why conor oberst is santa claus

At about the halfway point of the 2000-ies, when garage rock was receding back into the watery depths, there happened a somewhat anomalous occurrence. A bunch of kids from Omaha, Nebraska’s Saddle Creek Records seemed next in line to become the next big thing. Like in any Next Big Thing, they were all young, good looking, and sad as hell. Conor Oberst, the groups prolific, manic depressive princeling, seemed destined to kneel down before Julian Cassablancas and have the crown of rock placed right on his lethargic, doughy-eyed head. Yet this was never fully realized. The Omaha folk explosion exited the mainstream as suddenly as it entered it. Obersts band, Bright Eyes, never created the classic album that they seemed on the brink of creating in 2004. Oberst spent the rest of the decade backpedaling from the heart-on-sleeve accidental pin-up image that he had made for himself.

conor oberst playing “lua,” off of the 2005 album “I’m Wide Awake, It’s Morning.”

Although I haven’t been listening to Bright Eyes as much recently, they graced Hawaii Theatre last week. I have to say, I was disappointed by the show, as were a lot of my friends who were in attendance. I couldn’t really place why at first, but I think, oddly, that it’s because Conor Oberst is confident on stage. I came to love Oberst’s records because of the shaky frailty and insecurity that comes through so easily in his vocal delivery. Yet on stage he paraded about, overtly aware of his own greatness. At a point in one song he took off his shirt. This is kind of the musical equivalent of learning that Santa isn’t real.

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At long last, Bono finds what he was looking for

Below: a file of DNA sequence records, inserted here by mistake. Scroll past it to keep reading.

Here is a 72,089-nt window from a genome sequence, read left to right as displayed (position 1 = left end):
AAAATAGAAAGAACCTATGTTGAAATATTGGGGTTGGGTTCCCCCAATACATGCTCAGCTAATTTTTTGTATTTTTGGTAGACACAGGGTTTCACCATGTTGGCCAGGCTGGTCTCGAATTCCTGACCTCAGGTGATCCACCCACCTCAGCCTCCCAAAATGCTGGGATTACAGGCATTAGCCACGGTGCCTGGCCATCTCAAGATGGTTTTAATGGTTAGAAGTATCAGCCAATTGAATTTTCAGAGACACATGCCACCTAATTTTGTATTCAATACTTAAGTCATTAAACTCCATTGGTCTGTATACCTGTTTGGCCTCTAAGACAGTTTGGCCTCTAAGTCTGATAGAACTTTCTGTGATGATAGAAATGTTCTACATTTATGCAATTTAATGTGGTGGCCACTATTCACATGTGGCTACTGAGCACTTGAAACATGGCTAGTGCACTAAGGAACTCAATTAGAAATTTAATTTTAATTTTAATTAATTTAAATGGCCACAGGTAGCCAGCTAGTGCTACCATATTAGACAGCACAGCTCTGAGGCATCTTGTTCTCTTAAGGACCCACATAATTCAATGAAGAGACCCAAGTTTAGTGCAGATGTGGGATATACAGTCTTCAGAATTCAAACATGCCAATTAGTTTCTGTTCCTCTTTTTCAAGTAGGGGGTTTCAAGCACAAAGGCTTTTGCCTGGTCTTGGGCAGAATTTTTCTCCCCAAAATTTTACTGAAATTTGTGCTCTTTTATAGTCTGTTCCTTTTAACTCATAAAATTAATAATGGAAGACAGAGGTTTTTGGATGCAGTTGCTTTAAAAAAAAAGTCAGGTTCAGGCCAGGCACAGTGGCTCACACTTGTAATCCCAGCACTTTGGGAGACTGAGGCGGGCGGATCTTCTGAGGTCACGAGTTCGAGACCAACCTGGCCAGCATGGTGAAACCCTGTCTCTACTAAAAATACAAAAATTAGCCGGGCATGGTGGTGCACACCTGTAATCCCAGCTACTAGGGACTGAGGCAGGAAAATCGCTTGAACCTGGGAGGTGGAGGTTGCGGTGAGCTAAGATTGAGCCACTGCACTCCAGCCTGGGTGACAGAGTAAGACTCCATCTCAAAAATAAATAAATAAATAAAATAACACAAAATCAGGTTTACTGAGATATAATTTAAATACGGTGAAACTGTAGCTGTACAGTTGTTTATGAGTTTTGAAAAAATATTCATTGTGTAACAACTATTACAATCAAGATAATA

After nearly three decades, it was formally announced yesterday that Bono, lead singer of U2, has found what he was looking for. As it turns out, the lost item appears to have been a missing sock from 1987. This has created a longstanding odd-number-of-socks situation in the Bono household that can finally be put to rest. Said one elated fan, “I’m really glad for Bono, from the sounds of it, he really wanted to find what he was looking for.” The fan went on to say that she hopes that the finding of what he was looking for doesn’t inhibit in any way the emotional capacity of his live performance while doing the song.


Imagine all the good he will do with both socks on. Watch your back, Somalian drought.

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mosh me young again

My friend and former bandmate/ heterosexual life-partner moved back to Hawaii after three years in California last week, and naturally the first order of business was to go drink silly amounts of alcohol and enjoy some good old fashioned local rock n roll jams. His first comment after listening to a couple a bands was: So what, no one moshes anymore? He then proceeded to try and start something up, but the only thing that came of this was me falling ungracefully to the floor and cutting my arm up. Then he helped me back up and apologized. We are definitely not in high school anymore.